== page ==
Next Wednesday evening, our Atlanta Nandina team will host “Fashion and Interior Design through the Decades: A Conversation with Cameron Silver and Aimee Kurzner” at our Sandy Springs location. We are so proud to be welcoming both Cameron and Aimee to our showroom and want to reshare this interview from 2017 with Susan Victor and Aimee Kurzner.
I love to shine the spotlight on great design talent —and Aimee Kurzner fits the bill.
I hope you enjoy this brief interview in which Aimee shares with us her passion of furniture design and how her position as Director of Furniture with Currey & Co. allows her to live that passion every day.
SV: When did you realize that furniture design or design in general was going to be your calling?
AK: I was always a hands on creator at heart. I can remember building models and bird houses with my Dad’s tools when I was young. By my last two years in high school I knew that I wanted to go to a Design School that would tap into that creative side of my nature. I started at VCU (Virginia Commonwealth University) in Interior Design and then transferred to SCAD (Savannah College of Art and Design) when I realized they had Furniture Design as a major. SCAD equipped me with the skills to not only dream up a design but how to make that dream into a piece that would work in a real home. I learned scale and proportion and how to design and build true bespoke one of a kind pieces of furniture.
SV: Real world experience can often feel as if it is in direct conflict with that exhilarating experience of design that you got in school. How does the real world affect your role as the designer?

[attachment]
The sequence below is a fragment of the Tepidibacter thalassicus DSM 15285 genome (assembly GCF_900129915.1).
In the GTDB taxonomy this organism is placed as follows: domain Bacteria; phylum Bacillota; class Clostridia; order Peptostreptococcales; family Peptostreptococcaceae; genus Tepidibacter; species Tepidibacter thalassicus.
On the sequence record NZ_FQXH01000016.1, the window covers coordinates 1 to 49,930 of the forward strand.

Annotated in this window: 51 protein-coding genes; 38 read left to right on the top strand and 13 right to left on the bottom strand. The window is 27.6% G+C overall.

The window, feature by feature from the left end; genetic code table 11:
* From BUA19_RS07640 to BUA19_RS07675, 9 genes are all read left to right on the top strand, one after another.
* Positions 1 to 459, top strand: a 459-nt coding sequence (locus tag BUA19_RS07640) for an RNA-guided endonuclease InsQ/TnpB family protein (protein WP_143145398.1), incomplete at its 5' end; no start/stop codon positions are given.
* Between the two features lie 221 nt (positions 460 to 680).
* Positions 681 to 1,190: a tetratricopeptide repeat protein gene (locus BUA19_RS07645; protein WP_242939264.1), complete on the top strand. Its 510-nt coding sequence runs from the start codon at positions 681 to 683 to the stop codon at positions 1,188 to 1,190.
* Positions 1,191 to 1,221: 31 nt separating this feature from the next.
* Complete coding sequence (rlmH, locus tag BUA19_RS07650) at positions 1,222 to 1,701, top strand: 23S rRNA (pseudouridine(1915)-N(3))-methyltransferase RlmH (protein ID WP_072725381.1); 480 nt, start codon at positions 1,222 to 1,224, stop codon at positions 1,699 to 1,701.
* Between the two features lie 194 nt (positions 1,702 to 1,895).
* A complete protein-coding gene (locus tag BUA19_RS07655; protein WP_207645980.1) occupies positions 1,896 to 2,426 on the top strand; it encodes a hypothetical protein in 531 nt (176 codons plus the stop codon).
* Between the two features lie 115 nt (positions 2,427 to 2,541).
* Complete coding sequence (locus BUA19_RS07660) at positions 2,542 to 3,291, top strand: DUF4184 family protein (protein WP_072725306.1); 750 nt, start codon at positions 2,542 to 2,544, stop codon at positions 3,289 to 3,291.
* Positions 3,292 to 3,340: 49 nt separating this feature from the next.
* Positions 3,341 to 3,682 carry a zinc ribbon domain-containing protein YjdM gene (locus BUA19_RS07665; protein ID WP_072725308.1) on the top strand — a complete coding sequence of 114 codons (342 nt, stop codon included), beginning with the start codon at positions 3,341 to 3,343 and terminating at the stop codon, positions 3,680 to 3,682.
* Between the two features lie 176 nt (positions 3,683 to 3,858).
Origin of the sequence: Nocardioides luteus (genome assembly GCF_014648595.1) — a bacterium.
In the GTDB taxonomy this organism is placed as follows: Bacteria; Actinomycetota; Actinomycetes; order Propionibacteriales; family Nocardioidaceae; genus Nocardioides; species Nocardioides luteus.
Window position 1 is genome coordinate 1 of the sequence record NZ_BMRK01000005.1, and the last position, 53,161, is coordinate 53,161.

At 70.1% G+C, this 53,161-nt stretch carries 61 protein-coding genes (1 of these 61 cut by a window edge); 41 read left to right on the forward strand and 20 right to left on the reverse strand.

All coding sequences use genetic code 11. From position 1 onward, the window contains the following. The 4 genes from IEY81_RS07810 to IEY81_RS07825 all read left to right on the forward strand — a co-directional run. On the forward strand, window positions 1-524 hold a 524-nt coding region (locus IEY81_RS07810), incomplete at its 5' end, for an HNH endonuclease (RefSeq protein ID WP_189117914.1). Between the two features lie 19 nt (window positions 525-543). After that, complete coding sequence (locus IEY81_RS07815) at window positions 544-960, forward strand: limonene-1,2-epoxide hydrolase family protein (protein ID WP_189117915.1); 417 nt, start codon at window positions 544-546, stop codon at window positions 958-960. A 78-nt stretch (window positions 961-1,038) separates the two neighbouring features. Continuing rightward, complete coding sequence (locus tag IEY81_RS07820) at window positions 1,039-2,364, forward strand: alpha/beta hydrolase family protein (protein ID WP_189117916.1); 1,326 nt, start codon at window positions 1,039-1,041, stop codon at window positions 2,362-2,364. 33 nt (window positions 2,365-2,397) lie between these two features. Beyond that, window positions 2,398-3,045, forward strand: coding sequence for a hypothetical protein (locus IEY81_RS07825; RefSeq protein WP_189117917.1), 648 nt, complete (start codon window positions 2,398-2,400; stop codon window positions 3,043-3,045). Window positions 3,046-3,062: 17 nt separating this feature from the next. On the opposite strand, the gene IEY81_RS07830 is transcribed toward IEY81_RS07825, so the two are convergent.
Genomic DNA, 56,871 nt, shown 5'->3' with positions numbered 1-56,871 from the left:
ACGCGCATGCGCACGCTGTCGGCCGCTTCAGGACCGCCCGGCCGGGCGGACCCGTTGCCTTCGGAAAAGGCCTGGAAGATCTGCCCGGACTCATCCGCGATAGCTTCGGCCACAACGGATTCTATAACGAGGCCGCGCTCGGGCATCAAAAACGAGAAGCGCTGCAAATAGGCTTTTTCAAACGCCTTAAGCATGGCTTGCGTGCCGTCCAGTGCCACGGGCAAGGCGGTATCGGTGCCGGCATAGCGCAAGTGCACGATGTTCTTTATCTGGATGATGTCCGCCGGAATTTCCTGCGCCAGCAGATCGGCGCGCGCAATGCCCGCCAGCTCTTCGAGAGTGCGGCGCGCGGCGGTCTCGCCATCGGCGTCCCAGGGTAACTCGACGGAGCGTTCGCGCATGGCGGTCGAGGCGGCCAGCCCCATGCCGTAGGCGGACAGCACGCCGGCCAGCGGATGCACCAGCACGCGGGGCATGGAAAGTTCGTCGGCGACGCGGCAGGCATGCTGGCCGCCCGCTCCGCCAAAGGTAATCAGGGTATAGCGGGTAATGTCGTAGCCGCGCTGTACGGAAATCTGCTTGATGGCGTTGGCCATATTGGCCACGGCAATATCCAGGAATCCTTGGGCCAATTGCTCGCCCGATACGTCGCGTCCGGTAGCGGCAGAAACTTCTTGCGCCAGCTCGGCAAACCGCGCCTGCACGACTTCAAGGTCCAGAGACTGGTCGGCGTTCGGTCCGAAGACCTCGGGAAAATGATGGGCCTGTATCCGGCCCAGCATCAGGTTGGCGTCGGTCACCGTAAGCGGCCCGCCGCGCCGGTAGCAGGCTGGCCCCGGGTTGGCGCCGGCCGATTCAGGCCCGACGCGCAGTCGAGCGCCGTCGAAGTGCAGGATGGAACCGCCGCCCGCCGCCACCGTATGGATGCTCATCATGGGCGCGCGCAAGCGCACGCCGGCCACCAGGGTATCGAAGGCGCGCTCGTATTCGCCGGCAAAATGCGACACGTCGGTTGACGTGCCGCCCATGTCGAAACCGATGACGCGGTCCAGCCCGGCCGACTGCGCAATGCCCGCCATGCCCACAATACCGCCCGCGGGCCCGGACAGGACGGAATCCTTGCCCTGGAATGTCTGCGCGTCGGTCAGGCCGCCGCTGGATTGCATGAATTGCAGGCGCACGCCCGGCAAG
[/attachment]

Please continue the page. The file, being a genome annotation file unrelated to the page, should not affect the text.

AK: The second job I had after college was as the Senior Designer and Project Manager for a mass retail manufacturer. The speed from design to production and then to the shelf was lightning in comparison to design school. It was a lot of problem solving and compromise. It taught me the importance of the business side of design, quality standards and bringing the look for less to the masses. My life at Currey is so different. I was brought in as the Director of Furniture because they wanted their furniture to exude quality and distinctive design – the focus is on the details as it has always been with our lighting. But that being said it is also about function and real life. You can draw anything, but making it workable, to actually be built, purchased and used in a real home is where the skill comes in.
SV: You will be leading Nandina’s Design 101 event on February 13th titled “Incorporating Statement Pieces into your home”. How would you define a statement piece?
AK: I believe a statement piece has to be something that speaks to you. It hits your heart and immediately creates an emotional connection. You want it to represent who you are. I also believe in the Yin and Yang of furniture – I have a very clean lined simple aesthetic, in my own home I have a one of kind Nakashima reproduction made of solid walnut, a modern black and walnut bar cabinet and also Ikea and CB2 peppered in.